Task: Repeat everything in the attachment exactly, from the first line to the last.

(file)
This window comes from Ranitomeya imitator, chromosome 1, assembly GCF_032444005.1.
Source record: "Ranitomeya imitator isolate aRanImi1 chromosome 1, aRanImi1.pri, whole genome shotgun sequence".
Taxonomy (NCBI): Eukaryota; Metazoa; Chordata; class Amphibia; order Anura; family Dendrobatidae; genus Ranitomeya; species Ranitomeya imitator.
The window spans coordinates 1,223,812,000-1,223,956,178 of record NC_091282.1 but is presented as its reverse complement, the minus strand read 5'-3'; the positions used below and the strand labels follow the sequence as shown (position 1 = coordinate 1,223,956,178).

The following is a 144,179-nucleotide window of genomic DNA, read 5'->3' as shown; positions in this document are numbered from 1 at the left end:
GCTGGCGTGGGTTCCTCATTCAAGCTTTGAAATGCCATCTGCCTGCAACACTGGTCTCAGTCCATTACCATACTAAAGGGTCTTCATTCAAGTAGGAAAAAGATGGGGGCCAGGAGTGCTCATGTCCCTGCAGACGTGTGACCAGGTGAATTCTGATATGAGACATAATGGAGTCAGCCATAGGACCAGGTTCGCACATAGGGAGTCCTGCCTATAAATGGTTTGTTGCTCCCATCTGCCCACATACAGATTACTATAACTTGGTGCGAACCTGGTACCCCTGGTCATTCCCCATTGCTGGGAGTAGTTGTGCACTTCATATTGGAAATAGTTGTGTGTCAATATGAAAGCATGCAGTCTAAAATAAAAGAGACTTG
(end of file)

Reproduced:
This window comes from Ranitomeya imitator, chromosome 1, assembly GCF_032444005.1.
Source record: "Ranitomeya imitator isolate aRanImi1 chromosome 1, aRanImi1.pri, whole genome shotgun sequence".
Taxonomy (NCBI): Eukaryota; Metazoa; Chordata; class Amphibia; order Anura; family Dendrobatidae; genus Ranitomeya; species Ranitomeya imitator.
The window spans coordinates 1,223,812,000-1,223,956,178 of record NC_091282.1 but is presented as its reverse complement, the minus strand read 5'-3'; the positions used below and the strand labels follow the sequence as shown (position 1 = coordinate 1,223,956,178).

The following is a 144,179-nucleotide window of genomic DNA, read 5'->3' as shown; positions in this document are numbered from 1 at the left end:
GCTGGCGTGGGTTCCTCATTCAAGCTTTGAAATGCCATCTGCCTGCAACACTGGTCTCAGTCCATTACCATACTAAAGGGTCTTCATTCAAGTAGGAAAAAGATGGGGGCCAGGAGTGCTCATGTCCCTGCAGACGTGTGACCAGGTGAATTCTGATATGAGACATAATGGAGTCAGCCATAGGACCAGGTTCGCACATAGGGAGTCCTGCCTATAAATGGTTTGTTGCTCCCATCTGCCCACATACAGATTACTATAACTTGGTGCGAACCTGGTACCCCTGGTCATTCCCCATTGCTGGGAGTAGTTGTGCACTTCATATTGGAAATAGTTGTGTGTCAATATGAAAGCATGCAGTCTAAAATAAAAGAGACTTG